Rugby-Captain Kolisi backs flyhalf Libbok to lead Springbok attack

By Nick Said

MARSEILLE, France (Reuters) – Flyhalf Manie Libbok is the man to lead South Africa in their quest to retain the Rugby World Cup, even if he has bad days from the kicking tee, captain Siya Kolisi said in the wake of their 18-3 victory over Scotland in Marseille on Sunday.

Libbok is a key creative player for the Springboks in the backline and put in a man-of-the-match performance against the Scots, but kicked two from five relatively simple attempts at goal and has been wayward off the tee in the past.

But Kolisi said his side have no concerns around Libbok in potentially tight knockout contests and there were others who could take over kicking duties if required.

“We play as a team and sometimes you are not good at one thing on the day,” Kolisi told reporters.

“But the way he attacked and the way he takes control of the team, people forget that and remember only the other stuff.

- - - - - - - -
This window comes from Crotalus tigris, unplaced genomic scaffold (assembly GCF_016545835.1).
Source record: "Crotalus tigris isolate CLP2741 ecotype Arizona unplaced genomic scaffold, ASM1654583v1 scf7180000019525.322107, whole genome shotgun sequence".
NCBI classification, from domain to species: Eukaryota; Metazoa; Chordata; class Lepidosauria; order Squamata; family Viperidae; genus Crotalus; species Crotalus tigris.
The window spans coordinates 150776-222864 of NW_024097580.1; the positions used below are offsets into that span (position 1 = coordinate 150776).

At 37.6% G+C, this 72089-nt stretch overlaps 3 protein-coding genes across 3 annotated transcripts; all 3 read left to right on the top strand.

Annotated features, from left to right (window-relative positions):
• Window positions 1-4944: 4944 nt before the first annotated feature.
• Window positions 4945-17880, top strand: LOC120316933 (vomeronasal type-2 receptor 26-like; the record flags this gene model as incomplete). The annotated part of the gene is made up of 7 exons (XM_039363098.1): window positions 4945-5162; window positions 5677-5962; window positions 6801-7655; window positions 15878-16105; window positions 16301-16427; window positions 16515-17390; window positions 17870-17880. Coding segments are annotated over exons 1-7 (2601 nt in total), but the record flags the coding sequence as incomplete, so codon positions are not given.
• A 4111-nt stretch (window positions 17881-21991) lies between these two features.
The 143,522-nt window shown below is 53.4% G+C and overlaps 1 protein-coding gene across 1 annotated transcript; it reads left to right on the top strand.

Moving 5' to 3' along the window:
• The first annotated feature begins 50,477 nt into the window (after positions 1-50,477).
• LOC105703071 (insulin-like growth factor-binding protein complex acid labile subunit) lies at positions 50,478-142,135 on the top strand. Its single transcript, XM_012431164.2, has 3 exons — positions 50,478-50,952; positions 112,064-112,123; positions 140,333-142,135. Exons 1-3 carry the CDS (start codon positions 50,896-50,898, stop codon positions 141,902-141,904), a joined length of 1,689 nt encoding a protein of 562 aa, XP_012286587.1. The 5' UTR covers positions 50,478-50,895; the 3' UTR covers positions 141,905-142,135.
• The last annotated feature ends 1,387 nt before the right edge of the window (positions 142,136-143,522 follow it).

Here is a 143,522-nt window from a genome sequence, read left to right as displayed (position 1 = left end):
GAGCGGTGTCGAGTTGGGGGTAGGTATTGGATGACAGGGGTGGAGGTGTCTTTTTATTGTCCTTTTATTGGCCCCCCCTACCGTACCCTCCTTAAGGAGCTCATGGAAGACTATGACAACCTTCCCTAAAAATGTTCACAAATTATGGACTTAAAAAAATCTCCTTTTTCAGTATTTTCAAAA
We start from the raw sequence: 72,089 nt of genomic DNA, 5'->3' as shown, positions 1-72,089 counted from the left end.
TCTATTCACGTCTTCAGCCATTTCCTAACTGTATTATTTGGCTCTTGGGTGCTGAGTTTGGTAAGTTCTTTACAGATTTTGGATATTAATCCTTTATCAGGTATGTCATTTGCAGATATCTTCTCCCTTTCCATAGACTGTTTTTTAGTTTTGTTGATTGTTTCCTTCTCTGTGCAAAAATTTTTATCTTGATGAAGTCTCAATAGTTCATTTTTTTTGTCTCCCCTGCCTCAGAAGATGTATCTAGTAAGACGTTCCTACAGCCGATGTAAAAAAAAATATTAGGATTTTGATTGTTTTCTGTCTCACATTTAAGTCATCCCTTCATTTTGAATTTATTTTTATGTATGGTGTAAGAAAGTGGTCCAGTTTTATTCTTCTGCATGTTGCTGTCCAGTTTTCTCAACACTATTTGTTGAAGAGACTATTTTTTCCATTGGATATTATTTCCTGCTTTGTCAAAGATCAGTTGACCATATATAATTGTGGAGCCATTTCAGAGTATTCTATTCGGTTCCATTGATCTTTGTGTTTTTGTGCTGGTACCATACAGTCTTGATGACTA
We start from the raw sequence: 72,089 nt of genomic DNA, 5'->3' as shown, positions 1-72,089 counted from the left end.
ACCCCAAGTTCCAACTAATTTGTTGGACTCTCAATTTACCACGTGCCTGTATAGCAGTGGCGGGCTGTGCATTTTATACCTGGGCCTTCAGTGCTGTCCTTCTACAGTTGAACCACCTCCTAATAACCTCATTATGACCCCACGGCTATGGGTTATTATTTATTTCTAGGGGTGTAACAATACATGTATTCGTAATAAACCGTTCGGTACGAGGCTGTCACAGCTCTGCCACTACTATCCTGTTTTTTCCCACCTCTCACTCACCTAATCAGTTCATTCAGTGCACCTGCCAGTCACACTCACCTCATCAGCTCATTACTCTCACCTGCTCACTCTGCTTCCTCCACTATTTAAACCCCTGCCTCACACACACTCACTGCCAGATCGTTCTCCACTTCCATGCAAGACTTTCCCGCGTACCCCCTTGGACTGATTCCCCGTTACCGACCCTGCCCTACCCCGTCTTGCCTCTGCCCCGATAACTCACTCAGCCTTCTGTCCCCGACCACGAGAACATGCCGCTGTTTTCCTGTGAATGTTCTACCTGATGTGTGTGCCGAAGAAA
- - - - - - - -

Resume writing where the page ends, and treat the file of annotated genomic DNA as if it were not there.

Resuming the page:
“Faf (de Klerk) can kick, Cheslin (Kolbe) can kick, there are a lot of guys we can call upon. If someone is lacking somewhere, then someone else will take over.

“It is the same with me, sometimes I don’t know what to call to make in the game. So Duane (Vermeulen) or Eben (Etzebeth) will make the call instead. Even Manie will make a call.”

Kolisi insists that Libbok’s all-round game and ability to ignite their backline and create try-scoring opportunities, as he did for Kurt-Lee Arendse against the Scots with a superb crossfield kick, outweighs everything else.

“Some flyhalves kick well but can’t tackle. He tackles as hard as anyone. So we don’t stress about it, if he misses, the next guy can go.”

South Africa led 6-3 at halftime but Kolisi was not happy with the intensity they showed.

“It was quite clear we did not start the way we normally do and with the intensity we usually bring,” he said.

“The conversations (at halftime) were clear. We had to improve. Set-piece is important and that is why we came out with that (improved) energy.”

(Reporting by Nick Said, editing by Pritha Sarkar)